Townsend’s lyrics are not of the Springsteen / Ray Davies calibre. Laid bare they look serviceable only, but in conjunction with the dynamics of a live performance, they assume a potency wholly unapparent on the page. The teenage confused inarticulacy of “I’ve got a feeling inside, that I can’t explain” and the rage of “Won’t Get Fooled Again” driven by Daltrey’s angst, and Townsend’s chopped chords, by a process of musical osmosis, metamorphose into something unique. To witness this in a small theatre, when the music felt it was reaching out to greater London and the world was special.
I saw the Rolling Stones in the 90’s, they were a pantomime act. Led Zeppelin at Knebworth in 79 were a bloated, tired facsimile of the band that had reshaped early 70’s rock. The Kinks in the early 90’s kept their flame alive, but few were interested. The Who at the Rainbow were the real deal.
I did not see them live again for over twenty years, until Nov 8th 2000, Birmingham NEC, again with prime seats, this time only eight rows from the front, with Joe Strummer and the Mescalero’s as support. They were fabulous. It was typical of the Who that they should give a platform to a British artist, with a fine pedigree, who needed a helping hand to reinvigorate his career.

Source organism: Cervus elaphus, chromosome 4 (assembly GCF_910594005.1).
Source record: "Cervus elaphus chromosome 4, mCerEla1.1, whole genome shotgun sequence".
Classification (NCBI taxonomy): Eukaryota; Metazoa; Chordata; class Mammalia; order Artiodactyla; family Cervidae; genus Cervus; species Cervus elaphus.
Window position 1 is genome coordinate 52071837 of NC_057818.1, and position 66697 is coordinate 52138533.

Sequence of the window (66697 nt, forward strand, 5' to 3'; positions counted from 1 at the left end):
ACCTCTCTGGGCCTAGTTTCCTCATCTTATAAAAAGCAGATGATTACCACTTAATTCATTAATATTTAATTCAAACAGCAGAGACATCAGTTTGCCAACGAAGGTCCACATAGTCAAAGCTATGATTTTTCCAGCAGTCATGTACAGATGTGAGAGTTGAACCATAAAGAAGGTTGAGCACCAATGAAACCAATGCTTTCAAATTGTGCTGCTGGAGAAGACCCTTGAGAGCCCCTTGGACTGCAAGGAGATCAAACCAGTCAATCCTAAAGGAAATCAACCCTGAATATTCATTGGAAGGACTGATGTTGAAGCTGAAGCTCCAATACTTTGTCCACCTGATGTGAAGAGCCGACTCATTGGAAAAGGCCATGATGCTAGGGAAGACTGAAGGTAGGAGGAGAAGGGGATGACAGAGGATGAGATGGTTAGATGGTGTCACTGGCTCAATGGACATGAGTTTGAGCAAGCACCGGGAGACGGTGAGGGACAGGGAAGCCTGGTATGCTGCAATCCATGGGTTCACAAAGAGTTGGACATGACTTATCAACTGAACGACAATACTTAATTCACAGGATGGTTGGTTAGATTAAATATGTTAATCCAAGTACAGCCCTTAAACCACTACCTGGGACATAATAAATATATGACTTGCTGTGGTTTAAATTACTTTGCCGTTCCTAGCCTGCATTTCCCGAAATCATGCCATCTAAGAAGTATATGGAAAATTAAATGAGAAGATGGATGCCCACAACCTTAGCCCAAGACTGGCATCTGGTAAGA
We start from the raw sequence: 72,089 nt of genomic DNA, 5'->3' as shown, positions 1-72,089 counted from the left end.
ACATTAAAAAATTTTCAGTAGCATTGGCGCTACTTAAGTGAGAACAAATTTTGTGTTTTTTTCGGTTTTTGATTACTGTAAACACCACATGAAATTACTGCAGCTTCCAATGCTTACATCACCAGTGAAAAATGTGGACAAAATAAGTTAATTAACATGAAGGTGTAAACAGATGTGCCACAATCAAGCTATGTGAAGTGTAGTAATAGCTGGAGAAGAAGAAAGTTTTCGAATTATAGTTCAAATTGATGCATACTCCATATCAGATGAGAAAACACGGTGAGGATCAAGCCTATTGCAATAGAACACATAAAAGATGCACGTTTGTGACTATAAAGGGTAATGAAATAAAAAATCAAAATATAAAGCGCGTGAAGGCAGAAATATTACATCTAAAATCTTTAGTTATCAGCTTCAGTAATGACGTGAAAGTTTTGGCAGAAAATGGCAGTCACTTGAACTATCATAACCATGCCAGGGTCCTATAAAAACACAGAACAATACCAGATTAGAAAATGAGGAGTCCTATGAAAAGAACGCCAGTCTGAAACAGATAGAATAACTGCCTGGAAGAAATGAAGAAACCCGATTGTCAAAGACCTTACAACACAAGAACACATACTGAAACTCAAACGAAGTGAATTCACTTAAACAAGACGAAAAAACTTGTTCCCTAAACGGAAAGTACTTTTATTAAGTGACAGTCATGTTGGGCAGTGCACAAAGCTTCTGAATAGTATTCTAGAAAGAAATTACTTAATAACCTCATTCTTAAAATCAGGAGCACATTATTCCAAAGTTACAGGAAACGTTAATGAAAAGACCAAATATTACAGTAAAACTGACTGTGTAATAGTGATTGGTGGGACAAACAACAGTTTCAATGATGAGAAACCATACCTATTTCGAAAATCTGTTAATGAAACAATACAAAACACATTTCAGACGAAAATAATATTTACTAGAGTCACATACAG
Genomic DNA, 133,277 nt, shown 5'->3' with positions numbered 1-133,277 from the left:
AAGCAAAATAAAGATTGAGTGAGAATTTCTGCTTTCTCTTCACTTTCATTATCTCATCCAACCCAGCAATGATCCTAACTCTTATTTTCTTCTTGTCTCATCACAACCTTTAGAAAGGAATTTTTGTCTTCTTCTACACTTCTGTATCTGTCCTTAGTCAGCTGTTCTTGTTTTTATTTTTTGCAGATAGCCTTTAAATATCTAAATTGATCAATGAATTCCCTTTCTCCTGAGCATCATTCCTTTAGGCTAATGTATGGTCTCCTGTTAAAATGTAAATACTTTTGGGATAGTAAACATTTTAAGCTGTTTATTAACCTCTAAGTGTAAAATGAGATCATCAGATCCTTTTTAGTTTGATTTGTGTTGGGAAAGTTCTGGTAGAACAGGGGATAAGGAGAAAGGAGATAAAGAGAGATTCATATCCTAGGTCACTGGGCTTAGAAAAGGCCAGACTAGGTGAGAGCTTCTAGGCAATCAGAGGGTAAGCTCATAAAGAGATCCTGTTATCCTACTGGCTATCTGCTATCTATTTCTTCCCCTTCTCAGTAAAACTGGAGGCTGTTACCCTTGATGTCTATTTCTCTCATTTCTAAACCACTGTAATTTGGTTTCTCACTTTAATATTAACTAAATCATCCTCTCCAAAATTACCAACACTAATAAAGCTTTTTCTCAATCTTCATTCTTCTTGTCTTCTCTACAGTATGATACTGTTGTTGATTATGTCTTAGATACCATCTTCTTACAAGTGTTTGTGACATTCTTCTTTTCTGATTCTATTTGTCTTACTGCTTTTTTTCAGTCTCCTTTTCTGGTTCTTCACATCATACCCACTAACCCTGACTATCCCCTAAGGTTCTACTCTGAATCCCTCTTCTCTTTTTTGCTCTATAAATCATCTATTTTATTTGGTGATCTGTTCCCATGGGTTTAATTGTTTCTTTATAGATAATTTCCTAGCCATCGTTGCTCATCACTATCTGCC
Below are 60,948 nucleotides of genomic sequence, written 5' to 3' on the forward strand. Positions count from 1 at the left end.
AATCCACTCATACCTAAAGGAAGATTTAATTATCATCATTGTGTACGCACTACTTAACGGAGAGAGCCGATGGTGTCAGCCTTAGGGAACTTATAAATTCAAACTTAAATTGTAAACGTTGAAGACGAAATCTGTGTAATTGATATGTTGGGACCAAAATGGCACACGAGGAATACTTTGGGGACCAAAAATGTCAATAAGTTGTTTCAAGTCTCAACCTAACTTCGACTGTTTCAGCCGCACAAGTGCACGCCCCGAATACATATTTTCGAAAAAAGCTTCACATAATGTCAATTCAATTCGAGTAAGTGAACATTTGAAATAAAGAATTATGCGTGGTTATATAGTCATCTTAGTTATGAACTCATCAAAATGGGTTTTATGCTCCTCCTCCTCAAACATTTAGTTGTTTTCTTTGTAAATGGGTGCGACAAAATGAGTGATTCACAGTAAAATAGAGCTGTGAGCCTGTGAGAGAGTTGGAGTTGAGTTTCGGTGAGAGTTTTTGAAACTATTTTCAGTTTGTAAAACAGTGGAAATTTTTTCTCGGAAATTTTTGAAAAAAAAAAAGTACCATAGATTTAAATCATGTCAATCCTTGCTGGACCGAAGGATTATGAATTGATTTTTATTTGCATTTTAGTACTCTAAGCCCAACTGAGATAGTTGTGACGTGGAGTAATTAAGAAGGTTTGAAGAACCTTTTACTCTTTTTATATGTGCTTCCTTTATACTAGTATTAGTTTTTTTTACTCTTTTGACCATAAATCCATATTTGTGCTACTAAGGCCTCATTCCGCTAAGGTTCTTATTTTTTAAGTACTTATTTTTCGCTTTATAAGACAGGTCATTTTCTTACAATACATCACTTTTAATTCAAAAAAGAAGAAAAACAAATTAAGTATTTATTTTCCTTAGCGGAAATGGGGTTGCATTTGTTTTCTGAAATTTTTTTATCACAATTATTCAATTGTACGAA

The Harder They Come
Brand New Cadillac
Rock the Casbah
(White Man) In Hammersmith Palais
I Fought the Law
It was a vintage set from Joe who revelled in the big space the arena offered, the surprise highlight being a stunning stretched out version of “Rock the Casbah”.
At 9.15p the lights went down again. A full house. A big stage, twenty years on could they still do it? The answer was emphatically yes.
The setlist follows:
Thirty years on from their heyday they could still do it, the magic remains. Two years later Entwhistle was dead, a wonderful rock n roll check- out in an expensive Las Vegas suite, with hookers and cocaine- it is what he would have wanted. Beyond that colourful demise he is sparingly sketched as a man who played his bass too loud and had to have Daltrey explain the benefits of light and shade in his playing and solos.
Daltrey is credited as the author of this work, making it an autobiography, with no credits, or acknowledgements, offered. The writing is not lucid. It reminds me of a series of audio recordings in response to questions. Broadly chronological, some time shifts are apparent, but smack of desperate editing by the publishers, rather than inspired storytelling by Daltrey. Just occasionally first person autobiographies work, Brue Springsteen’s and Rick Wakeman’s most notably. The former by dint of his language and observation, the latter by dint of his humour. Both qualities are in short supply with Daltrey’s offering.